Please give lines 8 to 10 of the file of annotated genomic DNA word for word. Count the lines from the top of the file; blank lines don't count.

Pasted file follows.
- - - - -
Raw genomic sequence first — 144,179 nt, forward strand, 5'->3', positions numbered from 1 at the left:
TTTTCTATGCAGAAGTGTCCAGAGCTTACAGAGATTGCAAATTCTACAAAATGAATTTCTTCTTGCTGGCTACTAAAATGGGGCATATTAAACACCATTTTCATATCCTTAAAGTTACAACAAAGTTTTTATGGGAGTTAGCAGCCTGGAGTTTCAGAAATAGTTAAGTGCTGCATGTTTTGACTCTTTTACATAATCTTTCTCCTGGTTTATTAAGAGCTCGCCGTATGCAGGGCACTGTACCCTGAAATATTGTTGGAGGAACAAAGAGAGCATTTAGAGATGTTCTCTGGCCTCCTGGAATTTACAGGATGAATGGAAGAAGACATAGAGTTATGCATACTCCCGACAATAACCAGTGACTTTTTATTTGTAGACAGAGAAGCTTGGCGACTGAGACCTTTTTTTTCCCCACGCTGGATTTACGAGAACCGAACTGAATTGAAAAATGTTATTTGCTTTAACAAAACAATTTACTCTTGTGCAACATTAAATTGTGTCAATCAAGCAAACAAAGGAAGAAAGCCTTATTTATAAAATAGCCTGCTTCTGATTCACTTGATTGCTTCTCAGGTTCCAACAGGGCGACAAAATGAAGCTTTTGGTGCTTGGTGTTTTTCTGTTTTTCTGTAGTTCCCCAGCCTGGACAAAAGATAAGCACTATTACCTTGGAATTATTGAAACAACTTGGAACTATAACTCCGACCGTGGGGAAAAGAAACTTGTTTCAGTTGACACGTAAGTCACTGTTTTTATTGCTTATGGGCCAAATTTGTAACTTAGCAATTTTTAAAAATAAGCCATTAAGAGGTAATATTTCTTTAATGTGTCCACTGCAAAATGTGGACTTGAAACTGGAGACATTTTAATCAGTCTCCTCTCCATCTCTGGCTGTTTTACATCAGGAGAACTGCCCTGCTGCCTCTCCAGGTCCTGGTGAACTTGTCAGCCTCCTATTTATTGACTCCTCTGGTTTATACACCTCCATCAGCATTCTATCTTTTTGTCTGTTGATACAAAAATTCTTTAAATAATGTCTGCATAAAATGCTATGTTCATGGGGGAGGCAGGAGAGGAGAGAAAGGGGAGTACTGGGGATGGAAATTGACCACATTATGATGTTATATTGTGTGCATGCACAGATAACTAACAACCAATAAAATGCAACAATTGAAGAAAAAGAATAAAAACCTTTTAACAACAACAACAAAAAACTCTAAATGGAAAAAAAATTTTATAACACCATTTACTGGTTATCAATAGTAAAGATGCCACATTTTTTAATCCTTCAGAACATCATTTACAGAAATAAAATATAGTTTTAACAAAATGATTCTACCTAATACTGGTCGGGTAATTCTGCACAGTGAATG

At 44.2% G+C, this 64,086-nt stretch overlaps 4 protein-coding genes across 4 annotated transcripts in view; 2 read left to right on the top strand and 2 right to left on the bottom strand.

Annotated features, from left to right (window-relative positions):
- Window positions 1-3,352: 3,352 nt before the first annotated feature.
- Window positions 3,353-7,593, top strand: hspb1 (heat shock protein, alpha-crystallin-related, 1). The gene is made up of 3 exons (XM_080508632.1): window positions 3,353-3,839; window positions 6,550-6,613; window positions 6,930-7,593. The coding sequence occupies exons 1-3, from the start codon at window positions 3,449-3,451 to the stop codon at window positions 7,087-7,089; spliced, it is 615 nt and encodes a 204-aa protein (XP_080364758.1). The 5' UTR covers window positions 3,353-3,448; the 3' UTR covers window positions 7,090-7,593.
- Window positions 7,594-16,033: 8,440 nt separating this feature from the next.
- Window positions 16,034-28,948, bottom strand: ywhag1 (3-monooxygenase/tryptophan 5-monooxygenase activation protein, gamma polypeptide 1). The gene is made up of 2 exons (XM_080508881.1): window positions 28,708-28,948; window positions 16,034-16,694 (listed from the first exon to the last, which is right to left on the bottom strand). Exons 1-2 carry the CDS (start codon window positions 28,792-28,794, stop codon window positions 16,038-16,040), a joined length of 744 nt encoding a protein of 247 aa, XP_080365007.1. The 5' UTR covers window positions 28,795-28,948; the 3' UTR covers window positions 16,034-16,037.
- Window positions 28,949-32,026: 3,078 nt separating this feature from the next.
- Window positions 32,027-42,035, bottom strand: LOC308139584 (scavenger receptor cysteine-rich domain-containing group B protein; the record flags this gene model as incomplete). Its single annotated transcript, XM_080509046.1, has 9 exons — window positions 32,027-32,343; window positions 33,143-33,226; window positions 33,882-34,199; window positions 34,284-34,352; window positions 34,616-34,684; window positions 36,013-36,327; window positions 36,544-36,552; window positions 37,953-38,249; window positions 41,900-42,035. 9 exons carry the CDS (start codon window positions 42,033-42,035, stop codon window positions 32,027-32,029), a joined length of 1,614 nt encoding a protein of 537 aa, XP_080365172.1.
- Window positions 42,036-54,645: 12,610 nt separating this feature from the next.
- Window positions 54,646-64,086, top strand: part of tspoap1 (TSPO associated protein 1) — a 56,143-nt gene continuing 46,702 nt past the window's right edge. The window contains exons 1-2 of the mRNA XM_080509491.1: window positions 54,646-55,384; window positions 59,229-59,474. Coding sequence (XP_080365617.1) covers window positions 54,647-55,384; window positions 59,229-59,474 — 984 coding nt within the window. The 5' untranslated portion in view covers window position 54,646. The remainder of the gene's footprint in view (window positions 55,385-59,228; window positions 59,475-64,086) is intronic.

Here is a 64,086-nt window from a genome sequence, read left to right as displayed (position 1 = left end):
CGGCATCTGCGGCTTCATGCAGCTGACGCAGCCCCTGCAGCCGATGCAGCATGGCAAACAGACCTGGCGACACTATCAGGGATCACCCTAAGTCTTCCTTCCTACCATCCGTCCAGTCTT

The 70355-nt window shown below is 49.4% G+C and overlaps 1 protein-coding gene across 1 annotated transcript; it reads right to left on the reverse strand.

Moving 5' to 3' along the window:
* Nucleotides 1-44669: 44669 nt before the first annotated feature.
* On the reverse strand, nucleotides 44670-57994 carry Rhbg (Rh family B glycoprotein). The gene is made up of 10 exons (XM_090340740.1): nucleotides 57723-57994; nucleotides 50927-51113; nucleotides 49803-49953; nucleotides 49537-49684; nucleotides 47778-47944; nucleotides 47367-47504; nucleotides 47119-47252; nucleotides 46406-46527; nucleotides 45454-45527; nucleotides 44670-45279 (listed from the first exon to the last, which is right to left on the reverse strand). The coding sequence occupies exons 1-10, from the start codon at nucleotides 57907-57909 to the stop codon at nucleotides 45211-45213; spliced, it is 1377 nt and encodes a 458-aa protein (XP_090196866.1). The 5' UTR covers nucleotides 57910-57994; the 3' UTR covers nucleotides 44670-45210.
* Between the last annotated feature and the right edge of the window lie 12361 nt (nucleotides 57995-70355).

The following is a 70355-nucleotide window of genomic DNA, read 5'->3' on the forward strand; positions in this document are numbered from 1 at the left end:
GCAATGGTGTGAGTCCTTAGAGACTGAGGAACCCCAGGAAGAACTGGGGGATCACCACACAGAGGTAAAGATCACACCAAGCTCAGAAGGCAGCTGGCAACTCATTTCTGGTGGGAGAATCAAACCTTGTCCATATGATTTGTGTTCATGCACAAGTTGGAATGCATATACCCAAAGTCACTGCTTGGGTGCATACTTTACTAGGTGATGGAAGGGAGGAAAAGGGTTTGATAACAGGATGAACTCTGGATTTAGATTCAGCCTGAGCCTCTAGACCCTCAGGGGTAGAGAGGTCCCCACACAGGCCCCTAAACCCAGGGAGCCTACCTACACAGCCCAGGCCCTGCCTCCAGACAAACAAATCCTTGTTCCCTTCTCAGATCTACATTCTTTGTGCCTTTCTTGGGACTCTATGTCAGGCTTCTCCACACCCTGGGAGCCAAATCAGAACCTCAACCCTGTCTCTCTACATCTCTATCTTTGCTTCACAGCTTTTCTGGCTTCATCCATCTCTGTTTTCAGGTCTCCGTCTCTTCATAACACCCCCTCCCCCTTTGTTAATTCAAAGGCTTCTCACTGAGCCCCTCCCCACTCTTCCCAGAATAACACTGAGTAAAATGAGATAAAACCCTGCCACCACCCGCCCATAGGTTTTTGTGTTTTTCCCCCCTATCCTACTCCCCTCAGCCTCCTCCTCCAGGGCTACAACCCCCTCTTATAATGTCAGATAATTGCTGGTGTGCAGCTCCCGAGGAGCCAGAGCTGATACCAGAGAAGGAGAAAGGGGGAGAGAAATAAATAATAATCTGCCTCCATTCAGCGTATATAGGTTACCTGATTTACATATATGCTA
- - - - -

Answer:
- Window positions 16,034-28,948, bottom strand: ywhag1 (3-monooxygenase/tryptophan 5-monooxygenase activation protein, gamma polypeptide 1). The gene is made up of 2 exons (XM_080508881.1): window positions 28,708-28,948; window positions 16,034-16,694 (listed from the first exon to the last, which is right to left on the bottom strand). Exons 1-2 carry the CDS (start codon window positions 28,792-28,794, stop codon window positions 16,038-16,040), a joined length of 744 nt encoding a protein of 247 aa, XP_080365007.1. The 5' UTR covers window positions 28,795-28,948; the 3' UTR covers window positions 16,034-16,037.
- Window positions 28,949-32,026: 3,078 nt separating this feature from the next.
- Window positions 32,027-42,035, bottom strand: LOC308139584 (scavenger receptor cysteine-rich domain-containing group B protein; the record flags this gene model as incomplete). Its single annotated transcript, XM_080509046.1, has 9 exons — window positions 32,027-32,343; window positions 33,143-33,226; window positions 33,882-34,199; window positions 34,284-34,352; window positions 34,616-34,684; window positions 36,013-36,327; window positions 36,544-36,552; window positions 37,953-38,249; window positions 41,900-42,035. 9 exons carry the CDS (start codon window positions 42,033-42,035, stop codon window positions 32,027-32,029), a joined length of 1,614 nt encoding a protein of 537 aa, XP_080365172.1.